3D Integration: A Revolution in Design

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3D Manufacturing Options

The most promising vertical interconnect strategies involve through die vias, particularly through silicon vias, which promise the highest vertical interconnect density. Vias are the short vertical wires between layers of interconnect, connecting planar wires. Figure 8 below shows a variety of vias from a scanning electron microscope.

Figure 8 – (a) Cross section of ~1.6um high via, (b) cleaved SEM image of isolated via (c), cleaved SEM image of ~175nm diameter vias (Source: IBM)

There are two primary methods of manufacturing three dimensional chips [10]. The ‘bottom up’ wafer fabrication method builds silicon layers sequentially on top of each other. The first layer is formed and transistor devices are fabricated, followed by the deposition of the second layer and the subsequent fabrication of its devices. This method requires substantial changes to the manufacturing process. There are also quality concerns regarding the device reliability fabricated in subsequent layers deposited on top of the earlier ones. One advantage of this method is that the size of the inter-layer vias can scale down with the transistor devices.

On the other hand, the ‘top down’ wafer fabrication method manufactures each layer separately and afterwards bonds them together. This is a more popular method for several reasons. Each wafer layer is qualified separately, and if a wafer meets quality criteria, it can then be assembled together with another already qualified wafer. Another advantage is that heterogeneous silicon layers, each one optimized for separate process functions, can be combined together. For example, one layer could be designed for memory density, while another is targeted at logic performance. One notable drawback of the ‘top down’ method is that the size of the inter-layer vias is not expected to scale at the same rate as the transistor devices. Even in the best case, vias cannot decrease below one micrometer in width, because of inter-inter layer bonding alignment tolerances. However this fabrication method requires the least amount of changes to existing processes, minimally perturbing manufacturing costs.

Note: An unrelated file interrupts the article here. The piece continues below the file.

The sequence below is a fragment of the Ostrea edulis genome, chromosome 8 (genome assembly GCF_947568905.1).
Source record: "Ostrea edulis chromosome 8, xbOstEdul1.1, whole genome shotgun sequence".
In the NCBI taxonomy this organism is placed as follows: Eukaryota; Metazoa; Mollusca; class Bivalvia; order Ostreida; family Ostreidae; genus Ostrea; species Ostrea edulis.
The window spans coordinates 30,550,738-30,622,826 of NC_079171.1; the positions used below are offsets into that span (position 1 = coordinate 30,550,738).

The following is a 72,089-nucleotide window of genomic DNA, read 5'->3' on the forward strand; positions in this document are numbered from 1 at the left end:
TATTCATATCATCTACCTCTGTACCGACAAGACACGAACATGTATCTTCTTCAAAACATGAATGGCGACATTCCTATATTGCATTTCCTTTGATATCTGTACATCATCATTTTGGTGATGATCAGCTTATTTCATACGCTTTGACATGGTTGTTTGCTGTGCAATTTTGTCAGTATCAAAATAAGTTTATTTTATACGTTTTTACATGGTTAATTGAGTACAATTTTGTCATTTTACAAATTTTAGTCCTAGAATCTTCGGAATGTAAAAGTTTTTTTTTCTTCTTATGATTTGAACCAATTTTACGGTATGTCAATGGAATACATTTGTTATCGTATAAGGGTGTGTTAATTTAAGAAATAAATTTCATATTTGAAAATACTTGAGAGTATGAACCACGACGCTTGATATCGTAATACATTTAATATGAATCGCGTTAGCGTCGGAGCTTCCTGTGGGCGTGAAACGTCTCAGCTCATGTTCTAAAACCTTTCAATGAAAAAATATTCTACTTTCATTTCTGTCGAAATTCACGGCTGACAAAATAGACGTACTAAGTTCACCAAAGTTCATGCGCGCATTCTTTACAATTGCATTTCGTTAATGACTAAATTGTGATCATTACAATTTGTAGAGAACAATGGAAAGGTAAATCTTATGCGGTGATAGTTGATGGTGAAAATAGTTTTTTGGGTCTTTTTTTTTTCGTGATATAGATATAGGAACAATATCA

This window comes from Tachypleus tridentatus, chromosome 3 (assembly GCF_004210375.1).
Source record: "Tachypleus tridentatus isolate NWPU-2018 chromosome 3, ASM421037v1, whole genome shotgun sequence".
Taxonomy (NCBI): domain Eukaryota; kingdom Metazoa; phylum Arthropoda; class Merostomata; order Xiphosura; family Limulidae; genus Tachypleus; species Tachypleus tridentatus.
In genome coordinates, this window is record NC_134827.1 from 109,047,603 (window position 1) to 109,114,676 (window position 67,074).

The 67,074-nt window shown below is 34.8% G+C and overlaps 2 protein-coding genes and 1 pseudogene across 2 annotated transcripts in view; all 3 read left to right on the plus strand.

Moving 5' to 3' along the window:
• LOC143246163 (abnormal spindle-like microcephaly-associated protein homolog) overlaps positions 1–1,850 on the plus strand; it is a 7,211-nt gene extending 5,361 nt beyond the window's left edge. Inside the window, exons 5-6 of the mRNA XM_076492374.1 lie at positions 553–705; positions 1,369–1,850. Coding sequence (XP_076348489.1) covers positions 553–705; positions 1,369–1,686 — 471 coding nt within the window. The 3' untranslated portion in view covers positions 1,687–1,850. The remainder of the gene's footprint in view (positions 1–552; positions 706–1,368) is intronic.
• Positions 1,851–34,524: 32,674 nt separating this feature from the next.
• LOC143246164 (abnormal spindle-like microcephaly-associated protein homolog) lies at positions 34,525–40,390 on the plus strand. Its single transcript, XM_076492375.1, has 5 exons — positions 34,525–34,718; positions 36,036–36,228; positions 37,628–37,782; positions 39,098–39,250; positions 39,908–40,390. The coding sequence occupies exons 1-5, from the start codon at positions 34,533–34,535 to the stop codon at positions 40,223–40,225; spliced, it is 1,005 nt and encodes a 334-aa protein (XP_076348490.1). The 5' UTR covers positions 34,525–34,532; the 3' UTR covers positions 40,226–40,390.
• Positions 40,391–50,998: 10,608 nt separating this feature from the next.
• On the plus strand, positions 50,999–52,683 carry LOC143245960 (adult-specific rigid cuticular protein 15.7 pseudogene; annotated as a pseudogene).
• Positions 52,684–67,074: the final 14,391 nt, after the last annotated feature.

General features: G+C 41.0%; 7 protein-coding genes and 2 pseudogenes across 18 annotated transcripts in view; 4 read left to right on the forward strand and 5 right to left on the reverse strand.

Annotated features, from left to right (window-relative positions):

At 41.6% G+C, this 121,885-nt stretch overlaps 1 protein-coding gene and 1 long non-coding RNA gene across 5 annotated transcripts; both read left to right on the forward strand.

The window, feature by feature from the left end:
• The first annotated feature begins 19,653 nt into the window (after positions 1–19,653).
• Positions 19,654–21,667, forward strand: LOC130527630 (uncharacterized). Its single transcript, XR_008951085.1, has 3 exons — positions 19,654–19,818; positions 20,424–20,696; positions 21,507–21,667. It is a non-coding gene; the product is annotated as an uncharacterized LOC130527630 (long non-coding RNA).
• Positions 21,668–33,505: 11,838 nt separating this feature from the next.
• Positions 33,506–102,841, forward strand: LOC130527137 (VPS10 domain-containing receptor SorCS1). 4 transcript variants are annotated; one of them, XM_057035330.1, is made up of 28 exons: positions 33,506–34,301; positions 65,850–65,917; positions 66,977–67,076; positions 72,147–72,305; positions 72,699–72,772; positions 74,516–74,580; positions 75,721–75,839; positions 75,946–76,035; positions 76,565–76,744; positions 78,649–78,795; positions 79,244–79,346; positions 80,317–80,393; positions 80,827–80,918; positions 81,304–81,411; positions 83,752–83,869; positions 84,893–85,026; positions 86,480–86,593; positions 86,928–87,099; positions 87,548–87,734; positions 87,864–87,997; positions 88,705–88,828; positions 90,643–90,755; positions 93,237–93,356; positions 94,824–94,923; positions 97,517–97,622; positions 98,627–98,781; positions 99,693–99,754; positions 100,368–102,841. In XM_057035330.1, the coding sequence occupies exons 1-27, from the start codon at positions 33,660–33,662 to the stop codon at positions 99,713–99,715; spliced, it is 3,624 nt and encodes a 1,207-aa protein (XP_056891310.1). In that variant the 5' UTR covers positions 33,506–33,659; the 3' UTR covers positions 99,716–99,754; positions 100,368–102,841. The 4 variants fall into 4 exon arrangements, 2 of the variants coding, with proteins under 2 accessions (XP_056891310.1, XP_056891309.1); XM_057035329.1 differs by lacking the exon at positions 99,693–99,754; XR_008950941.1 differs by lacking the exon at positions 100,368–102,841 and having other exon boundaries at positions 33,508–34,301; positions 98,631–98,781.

In the top down method, wafers and dies can be bonded face to face, or face to back. In the straightforward face to face bonding method, the tops of two layers are stacked facing each other, with their interconnect layers exposed and connected by vias. This results in the smallest possible inter-layer distance and hence smaller via sizes. In the more general face to back bonding approach, each layer is stacked on top of another, all having the same orientation. The distance between layers is larger and the vias must be larger as they have to go through the silicon substrate of each layer, forming a direct vertical interconnection. The wafer layers can be thinned, achieving better electrical characteristics and control.

The thicker vias do take away surface area from transistors. However this is not expected to be a problem, since transistors in current designs are not arranged densely due to global interconnect issues. The transistors could be densely arranged around the vias to form islands of logic. For three dimensional stacking with more than two layers, face to back bonding is the only viable approach in unlocking the true promise and full benefits of the third dimension.

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